Background: Obstructive sleep apnoea syndrome (OSAS) has been associated with cardiovascular disease in epidemiological and observational studies. Continuous positive airway pressure (CPAP) is the treatment of choice for OSAS, but the impact of this intervention on systemic inflammation involved in the atherosclerotic process remains unclear.
Methods: 100 men with moderate–severe OSAS were randomised to therapeutic (n = 51) or subtherapeutic (n = 49) CPAP treatment for 4 weeks to investigate the effects of active treatment on inflammatory markers such as highly sensitive C reactive protein (hsCRP), interleukin (IL)6, interferon γ (IFNγ) and anti-inflammatory adiponectin.
Results: 4 weeks of therapeutic CPAP did not significantly change blood levels of hsCRP compared with the subtherapeutic control group (difference between median changes −0.24 mg/l (95% CI −0.88 to +0.24); p = 0.30). Plasma levels of IL6 and IFNγ did not change significantly following therapeutic compared with subtherapeutic CPAP (difference between median changes +0.52 and −0.07 pg/ml (95% CI −0.72 to +1.94 and −0.81 to +0.44); p = 0.45 and p = 0.82, respectively). Furthermore, 4 weeks of therapeutic CPAP did not significantly change levels of adiponectin in plasma compared with the subtherapeutic control group (difference between median changes +0.05 pg/ml (95% CI −0.36 to +0.47); p = 0.84). If patients with hsCRP values above 8 mg/l at baseline were excluded, differences between the changes in hsCRP, IL6, IFNγ and adiponectin after 4 weeks of CPAP were smaller, and again not statistically different between groups.
Conclusions: 4 weeks of CPAP treatment has no beneficial effect on blood markers of inflammation and adiponectin in patients with moderate–severe obstructive sleep apnoea.
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The obstructive sleep apnoea syndrome (OSAS) is characterised by repetitive apnoeas/hypopnoeas during sleep, associated with oxygen desaturations and sleep disruption. It has been estimated that between 2% and 4% of the adult population in Western countries suffer from clinically significant OSAS, and it is becoming more prevalent as the average population body weight rises.1
Cross sectional and prospective studies have implicated OSA as an important causal factor in the development of cardiovascular disease.2 The mechanisms underlying the association between OSA and cardiovascular disease are not fully understood. Multiple causal factors leading to vessel wall damage and development of atherosclerotic plaques have been proposed, including reflex sympathetic activation and consequent increases in blood pressure, endothelial dysfunction and systemic inflammation.3–5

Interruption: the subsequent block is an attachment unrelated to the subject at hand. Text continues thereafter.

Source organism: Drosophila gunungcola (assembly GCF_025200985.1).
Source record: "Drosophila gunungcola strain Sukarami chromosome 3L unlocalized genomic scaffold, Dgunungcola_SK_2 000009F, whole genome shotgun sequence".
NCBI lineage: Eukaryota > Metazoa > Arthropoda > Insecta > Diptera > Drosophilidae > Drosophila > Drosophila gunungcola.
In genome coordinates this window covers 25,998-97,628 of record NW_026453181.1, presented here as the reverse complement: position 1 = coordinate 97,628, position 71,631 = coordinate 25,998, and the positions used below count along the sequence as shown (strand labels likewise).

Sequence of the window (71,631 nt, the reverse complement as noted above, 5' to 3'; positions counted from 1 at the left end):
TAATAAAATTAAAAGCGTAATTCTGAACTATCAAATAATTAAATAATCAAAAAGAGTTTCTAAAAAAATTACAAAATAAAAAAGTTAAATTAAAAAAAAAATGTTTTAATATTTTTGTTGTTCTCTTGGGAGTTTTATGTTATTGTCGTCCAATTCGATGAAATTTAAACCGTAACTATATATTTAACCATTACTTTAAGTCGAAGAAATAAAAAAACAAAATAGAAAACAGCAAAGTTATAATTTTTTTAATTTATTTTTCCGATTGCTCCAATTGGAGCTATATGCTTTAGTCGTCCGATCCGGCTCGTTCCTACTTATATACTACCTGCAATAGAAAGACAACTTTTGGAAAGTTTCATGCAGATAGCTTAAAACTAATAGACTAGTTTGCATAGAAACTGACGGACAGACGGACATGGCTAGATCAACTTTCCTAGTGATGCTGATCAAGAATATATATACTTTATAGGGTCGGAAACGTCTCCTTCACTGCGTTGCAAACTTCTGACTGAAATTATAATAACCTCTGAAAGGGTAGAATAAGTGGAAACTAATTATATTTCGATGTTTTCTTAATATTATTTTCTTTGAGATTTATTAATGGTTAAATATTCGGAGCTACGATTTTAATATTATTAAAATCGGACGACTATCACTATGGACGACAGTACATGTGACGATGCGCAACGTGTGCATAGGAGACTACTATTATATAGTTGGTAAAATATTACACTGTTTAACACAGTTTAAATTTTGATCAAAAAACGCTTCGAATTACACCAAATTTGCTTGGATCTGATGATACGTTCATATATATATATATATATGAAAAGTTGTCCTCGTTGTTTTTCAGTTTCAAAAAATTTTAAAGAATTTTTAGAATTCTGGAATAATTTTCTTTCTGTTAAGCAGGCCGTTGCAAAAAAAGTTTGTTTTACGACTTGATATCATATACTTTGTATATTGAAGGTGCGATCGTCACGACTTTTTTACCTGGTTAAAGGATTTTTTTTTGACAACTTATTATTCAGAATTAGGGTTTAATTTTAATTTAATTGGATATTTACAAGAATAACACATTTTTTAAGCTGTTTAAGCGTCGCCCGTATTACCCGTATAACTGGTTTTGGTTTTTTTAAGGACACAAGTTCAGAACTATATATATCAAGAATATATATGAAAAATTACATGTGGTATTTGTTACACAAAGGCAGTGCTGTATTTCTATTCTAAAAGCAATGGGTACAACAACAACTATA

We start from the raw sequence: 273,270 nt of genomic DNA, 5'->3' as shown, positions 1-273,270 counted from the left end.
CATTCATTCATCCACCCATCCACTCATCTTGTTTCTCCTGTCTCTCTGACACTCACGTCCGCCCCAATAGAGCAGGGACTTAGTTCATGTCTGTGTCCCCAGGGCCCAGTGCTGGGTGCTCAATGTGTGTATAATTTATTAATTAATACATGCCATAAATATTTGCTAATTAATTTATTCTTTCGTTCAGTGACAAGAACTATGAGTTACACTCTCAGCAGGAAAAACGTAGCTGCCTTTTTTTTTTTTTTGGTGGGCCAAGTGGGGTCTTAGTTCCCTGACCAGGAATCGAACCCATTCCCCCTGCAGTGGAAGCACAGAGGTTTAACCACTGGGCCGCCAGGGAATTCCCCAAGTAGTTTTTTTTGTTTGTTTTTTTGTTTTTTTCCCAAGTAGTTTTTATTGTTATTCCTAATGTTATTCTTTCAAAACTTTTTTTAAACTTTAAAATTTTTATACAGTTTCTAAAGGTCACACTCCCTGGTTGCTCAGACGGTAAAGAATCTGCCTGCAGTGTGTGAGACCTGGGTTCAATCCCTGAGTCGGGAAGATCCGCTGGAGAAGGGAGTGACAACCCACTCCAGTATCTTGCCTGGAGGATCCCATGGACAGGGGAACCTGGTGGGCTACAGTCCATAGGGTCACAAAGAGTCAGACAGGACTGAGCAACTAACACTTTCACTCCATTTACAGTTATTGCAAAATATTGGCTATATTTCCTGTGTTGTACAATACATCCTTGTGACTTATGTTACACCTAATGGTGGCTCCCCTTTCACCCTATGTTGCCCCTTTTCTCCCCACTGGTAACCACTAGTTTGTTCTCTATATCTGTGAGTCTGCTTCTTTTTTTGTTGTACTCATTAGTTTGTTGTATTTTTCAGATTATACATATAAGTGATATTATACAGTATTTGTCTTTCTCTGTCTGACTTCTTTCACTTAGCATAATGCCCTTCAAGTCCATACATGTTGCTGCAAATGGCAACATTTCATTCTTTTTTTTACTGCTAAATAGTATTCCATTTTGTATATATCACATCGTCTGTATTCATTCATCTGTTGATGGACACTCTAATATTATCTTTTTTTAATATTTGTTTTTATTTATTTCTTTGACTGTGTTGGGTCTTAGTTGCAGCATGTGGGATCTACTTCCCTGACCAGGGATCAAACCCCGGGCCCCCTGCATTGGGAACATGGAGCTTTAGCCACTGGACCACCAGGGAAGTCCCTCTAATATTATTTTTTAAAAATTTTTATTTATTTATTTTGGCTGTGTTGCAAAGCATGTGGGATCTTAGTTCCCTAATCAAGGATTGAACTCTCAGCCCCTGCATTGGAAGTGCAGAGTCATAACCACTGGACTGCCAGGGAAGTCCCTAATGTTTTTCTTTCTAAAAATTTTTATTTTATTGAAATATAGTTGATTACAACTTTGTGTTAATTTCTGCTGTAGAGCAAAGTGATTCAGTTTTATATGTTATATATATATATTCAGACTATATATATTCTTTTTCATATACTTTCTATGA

Inflammation plays a central role in the initiation and progress of atherosclerosis and has been shown to be involved at the onset of adverse clinical vascular events when activated cells within an atherosclerotic plaque secrete proteases that degrade the fibrous cap, leading to rupture of the plaque and thrombus formation.6 Vascular inflammation involves complex interactions among soluble factors and cells, including proinflammatory cytokines and proteins (eg, interleukin (IL)6, interferon γ (IFNγ), highly sensitive C reactive protein (hsCRP)) and anti-inflammatory cytokines and adipokines (eg, IL10, adiponectin).6 7 Increased levels of inflammatory cytokines and proteins have also been proposed as useful predictors of future cardiovascular events.8 9
Several observational studies have investigated the potential relationship between OSA and hsCRP, proinflammatory cytokines and adiponectin.10–13 Some of these studies found a positive correlation between levels of hsCRP, proinflammatory cytokines, adiponectin and the severity of OSA which was independent of the patient’s obesity.10–13 However, only a few studies, which all included a small number of patients, investigated the effects of continuous positive airway pressure (CPAP) on these pro- and anti-inflammatory markers and have reported conflicting results.14–19 Furthermore, there are no data from randomised controlled trials on the effects of CPAP on proinflammatory cytokines.
To address this uncertainty, we have analysed stored blood samples from a large scale randomised controlled trial on CPAP and measures of cardiovascular risk in patients with symptomatic OSA20 in order to investigate the effects of CPAP treatment on hsCRP, proinflammatory cytokines and adiponectin.
Patients with possible OSA were referred to the Oxford Sleep Unit, Oxford Centre for Respiratory Medicine, UK, by general practitioners, ear, nose and throat surgeons, or other hospital consultants. Patients were eligible for the trial if they were males aged between 20 and 75 years who had excessive daytime sleepiness (Epworth Sleepiness Score ⩾10) and proven OSA with more than 10 oxygen desaturations of >4% per hour (ODI >10/h). All eligible patients were offered participation in the study, unless they required urgent CPAP therapy because of respiratory failure, driving or job issues. The study was approved by the Oxford research ethics committee (COREC No 96.127) and written informed consent was obtained from all participants.